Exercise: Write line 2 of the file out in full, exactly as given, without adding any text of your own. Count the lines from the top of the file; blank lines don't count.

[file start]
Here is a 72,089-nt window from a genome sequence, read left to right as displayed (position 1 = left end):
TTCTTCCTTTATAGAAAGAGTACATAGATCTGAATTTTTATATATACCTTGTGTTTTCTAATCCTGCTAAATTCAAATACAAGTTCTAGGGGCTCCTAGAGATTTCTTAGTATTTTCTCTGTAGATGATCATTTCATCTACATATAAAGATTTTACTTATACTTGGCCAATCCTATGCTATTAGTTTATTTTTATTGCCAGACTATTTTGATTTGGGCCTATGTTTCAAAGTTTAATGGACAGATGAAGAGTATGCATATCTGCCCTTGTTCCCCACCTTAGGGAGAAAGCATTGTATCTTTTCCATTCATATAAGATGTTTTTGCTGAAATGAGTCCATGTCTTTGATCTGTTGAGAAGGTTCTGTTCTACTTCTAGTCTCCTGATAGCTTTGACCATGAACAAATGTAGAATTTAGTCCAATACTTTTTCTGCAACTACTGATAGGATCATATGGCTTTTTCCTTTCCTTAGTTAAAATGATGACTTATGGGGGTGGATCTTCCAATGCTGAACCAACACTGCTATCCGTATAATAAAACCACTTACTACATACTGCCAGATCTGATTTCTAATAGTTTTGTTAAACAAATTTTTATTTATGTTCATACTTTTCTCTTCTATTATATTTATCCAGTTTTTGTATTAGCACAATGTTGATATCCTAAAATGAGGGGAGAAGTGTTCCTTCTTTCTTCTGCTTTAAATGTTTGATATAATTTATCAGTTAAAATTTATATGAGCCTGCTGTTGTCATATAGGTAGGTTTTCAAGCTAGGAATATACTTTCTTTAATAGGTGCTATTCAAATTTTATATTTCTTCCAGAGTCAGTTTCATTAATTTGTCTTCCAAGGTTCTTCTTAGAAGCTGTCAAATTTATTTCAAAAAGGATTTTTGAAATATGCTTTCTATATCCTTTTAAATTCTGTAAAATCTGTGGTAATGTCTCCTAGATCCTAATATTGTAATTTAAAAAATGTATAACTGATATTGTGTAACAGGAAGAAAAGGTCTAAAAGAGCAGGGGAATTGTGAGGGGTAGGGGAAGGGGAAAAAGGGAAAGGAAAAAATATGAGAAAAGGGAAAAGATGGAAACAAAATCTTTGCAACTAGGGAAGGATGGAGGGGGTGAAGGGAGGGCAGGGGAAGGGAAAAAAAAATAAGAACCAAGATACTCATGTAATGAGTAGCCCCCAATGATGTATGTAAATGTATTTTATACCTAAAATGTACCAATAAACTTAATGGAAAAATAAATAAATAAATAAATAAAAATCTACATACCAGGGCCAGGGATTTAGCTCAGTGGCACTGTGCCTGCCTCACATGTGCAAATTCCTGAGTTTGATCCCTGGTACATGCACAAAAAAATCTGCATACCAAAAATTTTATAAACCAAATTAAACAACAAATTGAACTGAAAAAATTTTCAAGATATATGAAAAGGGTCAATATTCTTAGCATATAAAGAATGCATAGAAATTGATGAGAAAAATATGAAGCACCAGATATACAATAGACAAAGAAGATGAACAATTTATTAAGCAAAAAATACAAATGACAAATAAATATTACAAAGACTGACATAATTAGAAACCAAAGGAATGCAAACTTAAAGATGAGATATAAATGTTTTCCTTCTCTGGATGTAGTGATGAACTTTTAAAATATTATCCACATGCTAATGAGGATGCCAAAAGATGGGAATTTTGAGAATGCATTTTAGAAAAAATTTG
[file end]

TTCTTCCTTTATAGAAAGAGTACATAGATCTGAATTTTTATATATACCTTGTGTTTTCTAATCCTGCTAAATTCAAATACAAGTTCTAGGGGCTCCTAGAGATTTCTTAGTATTTTCTCTGTAGATGATCATTTCATCTACATATAAAGATTTTACTTATACTTGGCCAATCCTATGCTATTAGTTTATTTTTATTGCCAGACTATTTTGATTTGGGCCTATGTTTCAAAGTTTAATGGACAGATGAAGAGTATGCATATCTGCCCTTGTTCCCCACCTTAGGGAGAAAGCATTGTATCTTTTCCATTCATATAAGATGTTTTTGCTGAAATGAGTCCATGTCTTTGATCTGTTGAGAAGGTTCTGTTCTACTTCTAGTCTCCTGATAGCTTTGACCATGAACAAATGTAGAATTTAGTCCAATACTTTTTCTGCAACTACTGATAGGATCATATGGCTTTTTCCTTTCCTTAGTTAAAATGATGACTTATGGGGGTGGATCTTCCAATGCTGAACCAACACTGCTATCCGTATAATAAAACCACTTACTACATACTGCCAGATCTGATTTCTAATAGTTTTGTTAAACAAATTTTTATTTATGTTCATACTTTTCTCTTCTATTATATTTATCCAGTTTTTGTATTAGCACAATGTTGATATCCTAAAATGAGGGGAGAAGTGTTCCTTCTTTCTTCTGCTTTAAATGTTTGATATAATTTATCAGTTAAAATTTATATGAGCCTGCTGTTGTCATATAGGTAGGTTTTCAAGCTAGGAATATACTTTCTTTAATAGGTGCTATTCAAATTTTATATTTCTTCCAGAGTCAGTTTCATTAATTTGTCTTCCAAGGTTCTTCTTAGAAGCTGTCAAATTTATTTCAAAAAGGATTTTTGAAATATGCTTTCTATATCCTTTTAAATTCTGTAAAATCTGTGGTAATGTCTCCTAGATCCTAATATTGTAATTTAAAAAATGTATAACTGATATTGTGTAACAGGAAGAAAAGGTCTAAAAGAGCAGGGGAATTGTGAGGGGTAGGGGAAGGGGAAAAAGGGAAAGGAAAAAATATGAGAAAAGGGAAAAGATGGAAACAAAATCTTTGCAACTAGGGAAGGATGGAGGGGGTGAAGGGAGGGCAGGGGAAGGGAAAAAAAAATAAGAACCAAGATACTCATGTAATGAGTAGCCCCCAATGATGTATGTAAATGTATTTTATACCTAAAATGTACCAATAAACTTAATGGAAAAATAAATAAATAAATAAATAAAAATCTACATACCAGGGCCAGGGATTTAGCTCAGTGGCACTGTGCCTGCCTCACATGTGCAAATTCCTGAGTTTGATCCCTGGTACATGCACAAAAAAATCTGCATACCAAAAATTTTATAAACCAAATTAAACAACAAATTGAACTGAAAAAATTTTCAAGATATATGAAAAGGGTCAATATTCTTAGCATATAAAGAATGCATAGAAATTGATGAGAAAAATATGAAGCACCAGATATACAATAGACAAAGAAGATGAACAATTTATTAAGCAAAAAATACAAATGACAAATAAATATTACAAAGACTGACATAATTAGAAACCAAAGGAATGCAAACTTAAAGATGAGATATAAATGTTTTCCTTCTCTGGATGTAGTGATGAACTTTTAAAATATTATCCACATGCTAATGAGGATGCCAAAAGATGGGAATTTTGAGAATGCATTTTAGAAAAAATTTG